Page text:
UK Research Councils recommend changes to the European Commission's draft revised animals Directive
Issued by MRC on behalf of BBSRC, MRC and NERC
5 November 2008
The Medical Research Council (MRC), Natural Environment Research Council (NERC), and Biotechnology and Biological Sciences Research Council (BBSRC) have expressed concern over proposed changes to the EU’s animals Directive. The organisations consider the current proposals would lead to increased bureaucracy and hamper essential research, with few additional animal welfare benefits.
The European Commission published a draft revision of the EU Animals Directive to update the original 1986 Directive (86/609), with a particular emphasis on improving animal welfare and increasing harmonisation across Europe.
Research for the acquisition of knowledge, for the development of new human and animal treatments and for protection of the environment is essential. Under current legislation, animals are used only when necessary and unavoidable, and where appropriate non-animal methods are not available. The Research Councils have active programmes focused on the replacement, refinement and reduction of the use of animals (known as the 3Rs). BBSRC and MRC provide financial support for, and actively collaborate with, the UK National Centre for the 3Rs. However, current evidence suggests animal research remains necessary.
Speaking on behalf of the research councils (NERC, MRC and BBSRC), Dr Tony Peatfield, Acting Director of Corporate Affairs at the MRC, said: "Europe-wide laws regulating the use of animals in research are important. It is time to update the 1986 Directive but we must make sure that any changes promote animal welfare, help to benefit patients, strengthen public confidence, maintain the UK’s economic competitiveness, and keep us at the forefront of global scientific research. We want to see appropriate regulations which are founded on good evidence and keep levels of red tape in proportion. The Directive should deliver a consistent approach across EU member states in the use of animals in research but it should allow for flexibility in the way the Directive is implemented."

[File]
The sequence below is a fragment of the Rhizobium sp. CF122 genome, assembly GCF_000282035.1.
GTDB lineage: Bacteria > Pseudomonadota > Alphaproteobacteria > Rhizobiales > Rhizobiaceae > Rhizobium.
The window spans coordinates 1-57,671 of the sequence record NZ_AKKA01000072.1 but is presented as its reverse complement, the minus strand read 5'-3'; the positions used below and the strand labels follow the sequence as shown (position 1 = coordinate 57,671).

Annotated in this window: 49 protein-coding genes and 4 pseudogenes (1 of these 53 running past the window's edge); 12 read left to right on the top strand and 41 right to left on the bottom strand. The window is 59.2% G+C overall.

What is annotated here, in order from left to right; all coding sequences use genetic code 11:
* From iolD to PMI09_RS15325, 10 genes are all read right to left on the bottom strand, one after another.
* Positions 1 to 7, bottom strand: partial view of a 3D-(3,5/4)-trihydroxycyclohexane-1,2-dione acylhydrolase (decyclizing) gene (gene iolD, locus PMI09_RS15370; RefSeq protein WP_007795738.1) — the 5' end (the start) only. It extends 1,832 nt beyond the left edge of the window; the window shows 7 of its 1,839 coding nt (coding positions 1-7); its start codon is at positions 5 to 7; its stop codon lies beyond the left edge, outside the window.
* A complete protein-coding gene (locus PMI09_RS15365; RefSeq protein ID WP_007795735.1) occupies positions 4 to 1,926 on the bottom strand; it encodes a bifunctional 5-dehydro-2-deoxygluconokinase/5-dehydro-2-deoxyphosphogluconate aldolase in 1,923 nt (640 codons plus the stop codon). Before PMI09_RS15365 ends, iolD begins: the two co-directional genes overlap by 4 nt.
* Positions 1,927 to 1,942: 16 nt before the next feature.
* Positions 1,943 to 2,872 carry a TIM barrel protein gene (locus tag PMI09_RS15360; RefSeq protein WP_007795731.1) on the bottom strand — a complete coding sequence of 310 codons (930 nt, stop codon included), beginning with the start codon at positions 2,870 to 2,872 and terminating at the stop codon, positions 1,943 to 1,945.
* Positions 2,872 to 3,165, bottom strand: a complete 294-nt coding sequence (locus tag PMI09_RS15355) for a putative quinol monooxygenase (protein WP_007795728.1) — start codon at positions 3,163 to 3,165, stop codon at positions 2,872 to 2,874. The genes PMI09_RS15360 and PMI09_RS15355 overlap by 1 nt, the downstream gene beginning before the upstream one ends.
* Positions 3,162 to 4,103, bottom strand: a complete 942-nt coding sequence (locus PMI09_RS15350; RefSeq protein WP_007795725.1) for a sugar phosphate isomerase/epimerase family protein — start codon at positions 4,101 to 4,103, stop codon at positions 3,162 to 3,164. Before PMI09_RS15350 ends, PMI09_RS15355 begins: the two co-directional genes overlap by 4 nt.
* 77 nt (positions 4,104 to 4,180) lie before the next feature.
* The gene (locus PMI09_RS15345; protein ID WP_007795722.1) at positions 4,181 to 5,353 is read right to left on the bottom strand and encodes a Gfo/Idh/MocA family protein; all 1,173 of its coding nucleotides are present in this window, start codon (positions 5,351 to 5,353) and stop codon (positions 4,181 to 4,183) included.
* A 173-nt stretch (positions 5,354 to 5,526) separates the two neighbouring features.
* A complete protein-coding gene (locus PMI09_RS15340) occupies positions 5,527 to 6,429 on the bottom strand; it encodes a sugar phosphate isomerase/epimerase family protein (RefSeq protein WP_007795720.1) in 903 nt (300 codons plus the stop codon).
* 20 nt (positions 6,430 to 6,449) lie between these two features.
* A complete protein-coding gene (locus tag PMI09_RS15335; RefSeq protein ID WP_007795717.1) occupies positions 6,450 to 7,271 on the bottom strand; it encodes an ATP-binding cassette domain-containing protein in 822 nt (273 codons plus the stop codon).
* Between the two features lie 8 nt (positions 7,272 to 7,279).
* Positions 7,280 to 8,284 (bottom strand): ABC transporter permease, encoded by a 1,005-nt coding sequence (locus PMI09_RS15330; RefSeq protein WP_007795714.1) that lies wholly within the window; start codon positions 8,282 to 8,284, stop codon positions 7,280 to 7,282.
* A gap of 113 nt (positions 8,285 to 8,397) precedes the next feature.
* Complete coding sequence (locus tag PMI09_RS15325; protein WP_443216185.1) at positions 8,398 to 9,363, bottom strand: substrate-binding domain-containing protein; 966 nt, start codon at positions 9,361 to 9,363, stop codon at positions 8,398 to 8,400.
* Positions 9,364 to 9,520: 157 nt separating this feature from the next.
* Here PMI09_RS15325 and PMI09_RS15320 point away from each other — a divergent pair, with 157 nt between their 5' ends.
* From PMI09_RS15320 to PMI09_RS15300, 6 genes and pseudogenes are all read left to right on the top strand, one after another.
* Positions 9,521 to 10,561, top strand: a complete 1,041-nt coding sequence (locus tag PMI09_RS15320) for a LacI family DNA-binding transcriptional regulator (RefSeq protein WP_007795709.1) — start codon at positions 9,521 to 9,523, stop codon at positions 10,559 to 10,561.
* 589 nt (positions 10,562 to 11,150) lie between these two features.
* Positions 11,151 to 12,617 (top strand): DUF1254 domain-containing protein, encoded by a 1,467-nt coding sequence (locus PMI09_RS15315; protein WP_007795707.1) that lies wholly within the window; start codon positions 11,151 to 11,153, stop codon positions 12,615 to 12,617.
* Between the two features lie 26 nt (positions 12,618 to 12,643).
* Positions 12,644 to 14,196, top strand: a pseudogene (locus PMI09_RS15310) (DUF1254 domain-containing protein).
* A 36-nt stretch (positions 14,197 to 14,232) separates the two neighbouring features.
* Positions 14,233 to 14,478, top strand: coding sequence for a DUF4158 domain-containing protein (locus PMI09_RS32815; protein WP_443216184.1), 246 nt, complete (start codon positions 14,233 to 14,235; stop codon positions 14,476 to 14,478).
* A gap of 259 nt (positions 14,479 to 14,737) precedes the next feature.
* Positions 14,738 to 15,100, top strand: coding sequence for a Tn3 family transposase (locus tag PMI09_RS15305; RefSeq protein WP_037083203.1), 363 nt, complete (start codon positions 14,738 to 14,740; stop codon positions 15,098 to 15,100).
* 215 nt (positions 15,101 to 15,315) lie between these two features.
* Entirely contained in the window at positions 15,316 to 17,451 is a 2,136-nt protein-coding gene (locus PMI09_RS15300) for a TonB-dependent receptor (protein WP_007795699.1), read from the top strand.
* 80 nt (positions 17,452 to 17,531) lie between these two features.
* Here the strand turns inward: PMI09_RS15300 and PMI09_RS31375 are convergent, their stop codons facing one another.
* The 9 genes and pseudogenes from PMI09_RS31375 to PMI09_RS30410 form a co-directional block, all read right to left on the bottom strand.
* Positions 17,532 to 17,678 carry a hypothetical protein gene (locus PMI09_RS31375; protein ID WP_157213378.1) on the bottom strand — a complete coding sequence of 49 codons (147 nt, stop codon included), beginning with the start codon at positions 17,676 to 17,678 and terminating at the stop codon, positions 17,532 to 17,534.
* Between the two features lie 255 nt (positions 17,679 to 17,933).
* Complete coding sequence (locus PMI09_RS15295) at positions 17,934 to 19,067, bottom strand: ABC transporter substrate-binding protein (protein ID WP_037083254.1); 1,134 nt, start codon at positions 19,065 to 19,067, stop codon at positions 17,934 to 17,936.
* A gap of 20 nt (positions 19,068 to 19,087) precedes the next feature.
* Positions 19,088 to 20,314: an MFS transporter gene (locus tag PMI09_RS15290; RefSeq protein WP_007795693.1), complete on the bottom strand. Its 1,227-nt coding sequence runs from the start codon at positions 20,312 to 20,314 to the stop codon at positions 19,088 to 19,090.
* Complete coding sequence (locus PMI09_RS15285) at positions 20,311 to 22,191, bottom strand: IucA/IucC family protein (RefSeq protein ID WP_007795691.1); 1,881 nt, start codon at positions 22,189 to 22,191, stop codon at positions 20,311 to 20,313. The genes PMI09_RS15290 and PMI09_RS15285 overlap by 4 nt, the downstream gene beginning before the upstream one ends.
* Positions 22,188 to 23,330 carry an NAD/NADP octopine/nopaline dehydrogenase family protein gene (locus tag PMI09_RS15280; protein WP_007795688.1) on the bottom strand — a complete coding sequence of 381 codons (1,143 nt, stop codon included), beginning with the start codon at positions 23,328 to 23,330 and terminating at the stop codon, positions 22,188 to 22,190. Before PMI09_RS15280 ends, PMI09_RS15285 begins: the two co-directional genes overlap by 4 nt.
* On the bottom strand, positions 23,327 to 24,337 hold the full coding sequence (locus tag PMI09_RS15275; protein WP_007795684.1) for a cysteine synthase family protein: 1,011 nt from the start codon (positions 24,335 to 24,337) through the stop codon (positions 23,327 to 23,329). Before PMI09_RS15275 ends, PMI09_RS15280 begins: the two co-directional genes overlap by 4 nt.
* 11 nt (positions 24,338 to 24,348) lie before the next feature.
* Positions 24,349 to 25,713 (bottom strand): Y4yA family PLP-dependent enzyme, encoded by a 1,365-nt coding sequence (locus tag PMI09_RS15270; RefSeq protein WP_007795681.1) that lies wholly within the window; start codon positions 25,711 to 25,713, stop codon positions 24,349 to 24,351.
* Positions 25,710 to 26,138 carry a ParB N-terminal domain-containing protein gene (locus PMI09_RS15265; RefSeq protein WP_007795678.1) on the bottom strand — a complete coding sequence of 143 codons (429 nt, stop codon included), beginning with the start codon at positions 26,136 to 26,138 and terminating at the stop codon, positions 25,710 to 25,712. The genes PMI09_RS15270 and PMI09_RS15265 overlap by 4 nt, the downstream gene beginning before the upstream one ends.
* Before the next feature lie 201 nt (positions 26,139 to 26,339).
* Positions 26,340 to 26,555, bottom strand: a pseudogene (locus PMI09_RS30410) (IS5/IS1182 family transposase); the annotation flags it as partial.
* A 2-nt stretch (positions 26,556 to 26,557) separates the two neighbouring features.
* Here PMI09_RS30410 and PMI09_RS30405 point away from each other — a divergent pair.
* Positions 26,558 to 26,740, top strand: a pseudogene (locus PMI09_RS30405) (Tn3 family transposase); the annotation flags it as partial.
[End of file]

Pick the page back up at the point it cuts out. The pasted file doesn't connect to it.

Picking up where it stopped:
In particular the Research Councils take the view that:
- The proposed requirement to restrict research on non-human primates to that 'undertaken with a view to the avoidance, prevention, diagnosis or treatment of life-threatening or debilitating clinical conditions' could exclude valuable basic research (which provides the basis for advances in future treatments) and would exclude research on other serious conditions that severely affect quality of life (e.g. fertility, obesity)
- The Directive should avoid measures that add to bureaucracy - for example, multiple levels of authorisation and review prior to initiation, and during the conduct of research - but which do not lead to positive animal welfare outcomes
- Specific invertebrate species should not be included in the regulation without better evidence that they may suffer
- Some of the restrictions on the size of cages and of environmental conditions are over prescriptive. They may be costly without significantly benefiting animal welfare for instance
- The existing restrictions on use of wild-caught animals should not be extended further during debates on this draft as this could restrict research (including veterinary and behavioural research) on the health effects of environmental change and pollution
The Research Councils are involved also in discussions with Government which will be preparing the UK response to the draft Directive in due course.
Notes to editors
The use of animals in research in the UK is tightly regulated by the Home Office under the Animals (Scientific Procedures) Act 1986 and stringent safeguards are in place to ensure that animal experimentation is only carried out when there is no other way of achieving the desired results and that the highest standards of animal welfare are maintained.
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